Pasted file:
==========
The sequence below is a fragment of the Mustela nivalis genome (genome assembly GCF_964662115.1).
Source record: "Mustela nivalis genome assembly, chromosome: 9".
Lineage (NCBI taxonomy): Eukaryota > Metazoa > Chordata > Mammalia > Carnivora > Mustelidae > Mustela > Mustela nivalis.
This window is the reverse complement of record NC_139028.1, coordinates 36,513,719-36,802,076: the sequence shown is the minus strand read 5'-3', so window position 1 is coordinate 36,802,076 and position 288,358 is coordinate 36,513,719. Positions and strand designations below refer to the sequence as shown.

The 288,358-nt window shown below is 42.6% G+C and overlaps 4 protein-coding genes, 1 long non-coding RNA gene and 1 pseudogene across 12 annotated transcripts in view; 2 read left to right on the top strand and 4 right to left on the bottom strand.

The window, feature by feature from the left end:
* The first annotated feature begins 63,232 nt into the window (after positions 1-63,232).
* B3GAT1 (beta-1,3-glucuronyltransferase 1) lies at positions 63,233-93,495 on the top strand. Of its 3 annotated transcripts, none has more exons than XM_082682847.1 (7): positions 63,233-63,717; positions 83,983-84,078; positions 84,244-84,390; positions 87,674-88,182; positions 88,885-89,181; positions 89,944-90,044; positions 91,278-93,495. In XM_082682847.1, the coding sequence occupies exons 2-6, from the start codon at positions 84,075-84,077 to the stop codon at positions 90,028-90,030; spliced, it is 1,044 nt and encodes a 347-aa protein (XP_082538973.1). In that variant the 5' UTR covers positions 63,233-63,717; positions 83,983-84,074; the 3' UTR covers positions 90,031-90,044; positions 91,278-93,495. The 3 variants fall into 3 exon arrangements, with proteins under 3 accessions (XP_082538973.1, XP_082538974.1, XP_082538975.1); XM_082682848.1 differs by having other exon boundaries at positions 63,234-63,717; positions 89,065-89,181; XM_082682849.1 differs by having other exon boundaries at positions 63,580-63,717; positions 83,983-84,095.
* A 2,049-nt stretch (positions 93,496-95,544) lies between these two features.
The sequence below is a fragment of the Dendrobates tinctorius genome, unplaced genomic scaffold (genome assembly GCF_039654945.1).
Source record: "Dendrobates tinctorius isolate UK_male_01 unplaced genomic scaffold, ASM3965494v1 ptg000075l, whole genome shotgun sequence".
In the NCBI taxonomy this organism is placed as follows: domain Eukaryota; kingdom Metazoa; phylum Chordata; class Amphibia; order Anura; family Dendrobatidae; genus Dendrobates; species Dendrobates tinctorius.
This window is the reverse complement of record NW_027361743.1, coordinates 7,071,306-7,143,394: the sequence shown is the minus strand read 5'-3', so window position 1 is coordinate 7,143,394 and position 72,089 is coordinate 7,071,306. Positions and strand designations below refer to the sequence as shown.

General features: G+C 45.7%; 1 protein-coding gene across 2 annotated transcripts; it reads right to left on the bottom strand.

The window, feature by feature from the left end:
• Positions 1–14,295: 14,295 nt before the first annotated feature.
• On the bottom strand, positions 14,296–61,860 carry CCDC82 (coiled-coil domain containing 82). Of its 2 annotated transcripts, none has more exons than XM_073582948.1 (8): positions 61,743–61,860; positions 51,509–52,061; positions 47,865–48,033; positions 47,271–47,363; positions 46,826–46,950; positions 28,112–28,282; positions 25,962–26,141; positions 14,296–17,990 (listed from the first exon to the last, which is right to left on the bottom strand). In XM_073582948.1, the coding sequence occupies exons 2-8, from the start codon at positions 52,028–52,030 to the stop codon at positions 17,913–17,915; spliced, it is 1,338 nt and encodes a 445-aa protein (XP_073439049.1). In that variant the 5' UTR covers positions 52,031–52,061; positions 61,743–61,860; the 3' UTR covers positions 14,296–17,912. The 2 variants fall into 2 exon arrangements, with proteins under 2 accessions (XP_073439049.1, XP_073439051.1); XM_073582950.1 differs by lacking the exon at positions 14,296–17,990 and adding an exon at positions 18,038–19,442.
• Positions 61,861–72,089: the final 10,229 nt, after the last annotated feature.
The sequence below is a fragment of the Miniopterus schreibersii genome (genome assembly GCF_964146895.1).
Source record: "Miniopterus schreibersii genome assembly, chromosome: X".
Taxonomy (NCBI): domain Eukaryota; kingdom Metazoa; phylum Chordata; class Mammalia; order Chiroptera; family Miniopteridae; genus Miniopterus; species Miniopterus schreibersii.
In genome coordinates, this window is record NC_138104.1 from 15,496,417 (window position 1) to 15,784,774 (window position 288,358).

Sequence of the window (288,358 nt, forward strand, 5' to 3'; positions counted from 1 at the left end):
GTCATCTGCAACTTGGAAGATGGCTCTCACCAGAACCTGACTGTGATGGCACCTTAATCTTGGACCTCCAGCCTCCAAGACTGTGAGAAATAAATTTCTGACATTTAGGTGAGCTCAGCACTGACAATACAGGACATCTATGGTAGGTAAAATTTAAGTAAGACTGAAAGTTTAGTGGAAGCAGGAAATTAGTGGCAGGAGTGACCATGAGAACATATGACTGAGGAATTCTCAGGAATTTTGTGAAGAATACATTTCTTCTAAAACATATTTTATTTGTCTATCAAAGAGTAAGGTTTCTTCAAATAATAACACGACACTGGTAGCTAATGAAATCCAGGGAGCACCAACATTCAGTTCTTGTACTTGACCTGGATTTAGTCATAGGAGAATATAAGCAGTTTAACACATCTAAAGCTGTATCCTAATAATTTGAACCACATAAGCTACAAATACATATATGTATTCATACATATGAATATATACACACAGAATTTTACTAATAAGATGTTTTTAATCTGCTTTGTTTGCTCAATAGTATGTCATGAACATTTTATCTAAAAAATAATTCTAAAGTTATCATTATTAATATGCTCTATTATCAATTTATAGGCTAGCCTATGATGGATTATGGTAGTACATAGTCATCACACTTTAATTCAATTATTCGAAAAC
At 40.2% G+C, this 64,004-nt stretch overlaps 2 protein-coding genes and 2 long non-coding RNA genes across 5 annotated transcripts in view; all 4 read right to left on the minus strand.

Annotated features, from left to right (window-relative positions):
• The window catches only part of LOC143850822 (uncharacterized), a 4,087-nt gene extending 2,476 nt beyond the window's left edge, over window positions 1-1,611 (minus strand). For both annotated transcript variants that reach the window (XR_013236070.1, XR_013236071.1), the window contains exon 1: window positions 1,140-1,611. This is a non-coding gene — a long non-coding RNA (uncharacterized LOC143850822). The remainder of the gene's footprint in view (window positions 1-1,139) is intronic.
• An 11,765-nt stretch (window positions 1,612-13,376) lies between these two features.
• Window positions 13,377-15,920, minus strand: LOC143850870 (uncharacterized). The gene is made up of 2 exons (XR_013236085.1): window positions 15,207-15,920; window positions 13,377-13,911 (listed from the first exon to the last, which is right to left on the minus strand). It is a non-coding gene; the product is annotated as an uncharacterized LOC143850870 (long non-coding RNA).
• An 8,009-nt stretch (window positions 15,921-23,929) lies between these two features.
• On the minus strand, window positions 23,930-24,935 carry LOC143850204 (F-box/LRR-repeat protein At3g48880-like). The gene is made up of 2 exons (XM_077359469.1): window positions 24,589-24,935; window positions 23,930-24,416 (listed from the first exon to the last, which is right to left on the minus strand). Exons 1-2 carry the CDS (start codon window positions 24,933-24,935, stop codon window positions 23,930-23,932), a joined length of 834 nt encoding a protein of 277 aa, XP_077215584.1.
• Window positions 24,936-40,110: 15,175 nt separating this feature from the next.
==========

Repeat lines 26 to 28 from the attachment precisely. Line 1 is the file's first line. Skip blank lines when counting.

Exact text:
Annotated features, from left to right (window-relative positions):
• The window catches only part of LOC143850822 (uncharacterized), a 4,087-nt gene extending 2,476 nt beyond the window's left edge, over window positions 1-1,611 (minus strand). For both annotated transcript variants that reach the window (XR_013236070.1, XR_013236071.1), the window contains exon 1: window positions 1,140-1,611. This is a non-coding gene — a long non-coding RNA (uncharacterized LOC143850822). The remainder of the gene's footprint in view (window positions 1-1,139) is intronic.
• An 11,765-nt stretch (window positions 1,612-13,376) lies between these two features.